Exploding E-Cigarette Problems to be Subject of FDA Hearing In April

Federal regulatory officials will meet in April to address concerns over exploding electronic cigarette batteries and how to make the controversial devices safer for public use. 

According to a Federal Register notice published on January 4, the FDA, in conjunction with the Center for Tobacco Products (CPT), will hold a public two day workshop on April 19 and 20, on electronic cigarette explosions and fires. The workshop will allow the public and tobacco industry to contribute ideas and recommendations to address electronic nicotine delivery systems (ENDS) battery safety concerns.

As e-cigs and vaping have increased in popularity in recent years, there have been a growing number of reports where the devices and their batteries exploded or caught on fire. Dozens of e-cigarette problems have been reported nationwide. The American Burn Association indicates several hundred injuries occurred in 2015 from e-cigarettes.

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The FDA warns that the true rate of injuries is under reported because typically the incidents of e-cigarette injuries, burns and explosions are reported to federal agencies after media outlets publicize the incidents. Researchers from the FDA believe that many consumers do not report explosions or overheating incidents due to either lack of injury or interest to report.

Those that have been reported have included accounts of the devices exploding while recharging, while in people’s pockets and in some cases, while in use, resulting in severe hand and face injuries.

In a list of all of the media and federally recognized e-cigarette explosion injury reports last year by Ecigone.com, the website reported that 25% of problems identified occurred during use of the devices, and roughly 44% occurred during charging, with all incidents stemming from overheating or exploding lithium ion batteries.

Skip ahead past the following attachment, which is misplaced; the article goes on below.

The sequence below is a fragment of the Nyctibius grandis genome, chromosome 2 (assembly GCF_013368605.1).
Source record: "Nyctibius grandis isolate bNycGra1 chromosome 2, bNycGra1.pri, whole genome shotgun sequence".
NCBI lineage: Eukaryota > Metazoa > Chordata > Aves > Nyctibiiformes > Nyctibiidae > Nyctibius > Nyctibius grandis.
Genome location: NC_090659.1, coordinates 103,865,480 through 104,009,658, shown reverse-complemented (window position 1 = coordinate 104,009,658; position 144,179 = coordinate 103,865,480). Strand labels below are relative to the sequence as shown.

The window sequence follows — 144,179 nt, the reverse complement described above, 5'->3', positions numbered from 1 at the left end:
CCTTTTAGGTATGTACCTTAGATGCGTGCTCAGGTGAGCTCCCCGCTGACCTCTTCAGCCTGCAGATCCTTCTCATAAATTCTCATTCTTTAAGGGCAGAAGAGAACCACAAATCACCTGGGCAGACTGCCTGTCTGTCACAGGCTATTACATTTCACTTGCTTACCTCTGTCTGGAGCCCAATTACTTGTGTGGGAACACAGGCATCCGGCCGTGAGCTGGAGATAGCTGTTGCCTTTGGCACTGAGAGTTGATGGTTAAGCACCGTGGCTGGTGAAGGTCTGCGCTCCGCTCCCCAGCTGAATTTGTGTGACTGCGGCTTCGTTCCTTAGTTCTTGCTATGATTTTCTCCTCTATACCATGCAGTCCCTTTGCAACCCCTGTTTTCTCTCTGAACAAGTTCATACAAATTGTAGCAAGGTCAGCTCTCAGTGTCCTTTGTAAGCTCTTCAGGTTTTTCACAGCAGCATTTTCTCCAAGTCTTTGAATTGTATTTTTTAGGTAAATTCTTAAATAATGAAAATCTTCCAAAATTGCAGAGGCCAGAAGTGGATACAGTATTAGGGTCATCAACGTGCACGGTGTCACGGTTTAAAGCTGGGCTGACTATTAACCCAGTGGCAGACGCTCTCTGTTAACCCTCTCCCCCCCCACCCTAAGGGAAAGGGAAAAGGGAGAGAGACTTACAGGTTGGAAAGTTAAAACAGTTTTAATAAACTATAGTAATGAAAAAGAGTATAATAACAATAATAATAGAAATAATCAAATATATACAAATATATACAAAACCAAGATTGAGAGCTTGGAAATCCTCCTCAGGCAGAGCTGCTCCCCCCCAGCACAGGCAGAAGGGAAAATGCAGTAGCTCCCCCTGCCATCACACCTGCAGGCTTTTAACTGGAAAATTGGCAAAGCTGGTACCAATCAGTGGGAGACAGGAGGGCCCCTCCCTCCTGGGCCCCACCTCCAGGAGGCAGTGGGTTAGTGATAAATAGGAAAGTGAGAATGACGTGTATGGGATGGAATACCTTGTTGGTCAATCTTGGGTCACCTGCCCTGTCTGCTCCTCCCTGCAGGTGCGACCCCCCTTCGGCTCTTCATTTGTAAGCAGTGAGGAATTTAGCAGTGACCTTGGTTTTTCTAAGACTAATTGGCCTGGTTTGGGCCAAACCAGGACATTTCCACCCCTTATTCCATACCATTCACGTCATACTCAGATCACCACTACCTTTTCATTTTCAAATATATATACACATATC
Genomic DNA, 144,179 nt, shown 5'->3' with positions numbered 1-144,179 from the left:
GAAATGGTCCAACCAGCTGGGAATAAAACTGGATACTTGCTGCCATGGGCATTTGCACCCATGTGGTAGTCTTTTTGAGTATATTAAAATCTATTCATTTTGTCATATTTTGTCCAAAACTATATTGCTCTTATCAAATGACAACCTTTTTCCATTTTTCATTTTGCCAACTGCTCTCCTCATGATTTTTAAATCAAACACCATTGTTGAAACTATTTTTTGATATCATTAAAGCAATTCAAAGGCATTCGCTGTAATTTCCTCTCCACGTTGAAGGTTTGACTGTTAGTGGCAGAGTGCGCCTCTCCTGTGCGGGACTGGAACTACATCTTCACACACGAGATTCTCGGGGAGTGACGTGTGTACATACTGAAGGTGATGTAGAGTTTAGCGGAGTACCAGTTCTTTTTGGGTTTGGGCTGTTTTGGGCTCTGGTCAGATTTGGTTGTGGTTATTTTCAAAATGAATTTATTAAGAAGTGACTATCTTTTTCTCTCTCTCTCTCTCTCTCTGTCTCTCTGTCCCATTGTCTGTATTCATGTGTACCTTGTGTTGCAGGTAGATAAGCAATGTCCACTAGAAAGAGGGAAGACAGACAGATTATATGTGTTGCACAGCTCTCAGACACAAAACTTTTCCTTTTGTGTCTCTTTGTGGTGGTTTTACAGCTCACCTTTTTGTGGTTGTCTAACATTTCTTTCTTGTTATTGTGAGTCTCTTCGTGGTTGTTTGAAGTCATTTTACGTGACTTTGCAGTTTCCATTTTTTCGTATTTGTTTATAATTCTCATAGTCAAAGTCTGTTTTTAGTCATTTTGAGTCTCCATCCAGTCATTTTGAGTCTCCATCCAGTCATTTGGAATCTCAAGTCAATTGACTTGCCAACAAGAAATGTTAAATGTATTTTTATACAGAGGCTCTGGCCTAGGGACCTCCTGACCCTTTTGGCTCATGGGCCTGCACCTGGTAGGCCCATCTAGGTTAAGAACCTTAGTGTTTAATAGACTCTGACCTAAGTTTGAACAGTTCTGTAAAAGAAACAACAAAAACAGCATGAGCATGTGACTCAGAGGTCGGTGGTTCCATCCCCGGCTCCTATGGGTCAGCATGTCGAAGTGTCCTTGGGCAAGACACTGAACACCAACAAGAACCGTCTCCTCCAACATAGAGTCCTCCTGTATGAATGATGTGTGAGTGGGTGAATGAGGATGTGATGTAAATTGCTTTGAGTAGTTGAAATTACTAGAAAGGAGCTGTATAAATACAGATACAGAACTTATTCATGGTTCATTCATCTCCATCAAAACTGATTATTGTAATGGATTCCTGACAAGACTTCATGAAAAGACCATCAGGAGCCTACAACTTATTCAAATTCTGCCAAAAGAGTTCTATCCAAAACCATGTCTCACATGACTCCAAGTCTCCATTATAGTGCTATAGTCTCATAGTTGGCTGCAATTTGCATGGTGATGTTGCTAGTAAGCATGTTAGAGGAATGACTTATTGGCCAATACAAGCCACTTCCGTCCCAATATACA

Those findings appear to confirm the widespread belief that the explosions are being caused by the lithium-ion batteries used to power e-cigarettes, which may lack adequate overheating and power surge safeguards. According to the FDA, which recently took control of regulation over e-cigarettes and all tobacco products, many overheating reports and explosion are due to cheap lithium-ion batteries shipped from overseas that were not regulated.

Some research has shown these overheating and explosion events occur because the batteries lack fail-safe mechanisms that control maximum temperatures, ultimately allowing the devices to explode. Among other contributing factors that cause explosions are incorrect charging ports and damaged batteries.

The devices have become so widely recognized as fire hazards that several government agencies have banned the products from boarding flights or fleet vehicles..

In May, the U.S. Department of Transportation’s Pipeline and Hazardous Material Safety Administration (PHMSA) banned all forms of electronic smoking devices from checked baggage on aircrafts, and e-cigarette devices and batteries may not be charged aboard any aircraft. The rule was finalized by the agency following several recent reports of e-cigarettes catching on fire inside of checked luggage.

The public workshop will be open for the public, and will include tobacco product manufacturers, importers, researchers, and academic investigators. Individuals who wish to attend the workshop must register by March 17, 2017. Electronic or written comments will also be accepted by the docket up until May 22, 2017.


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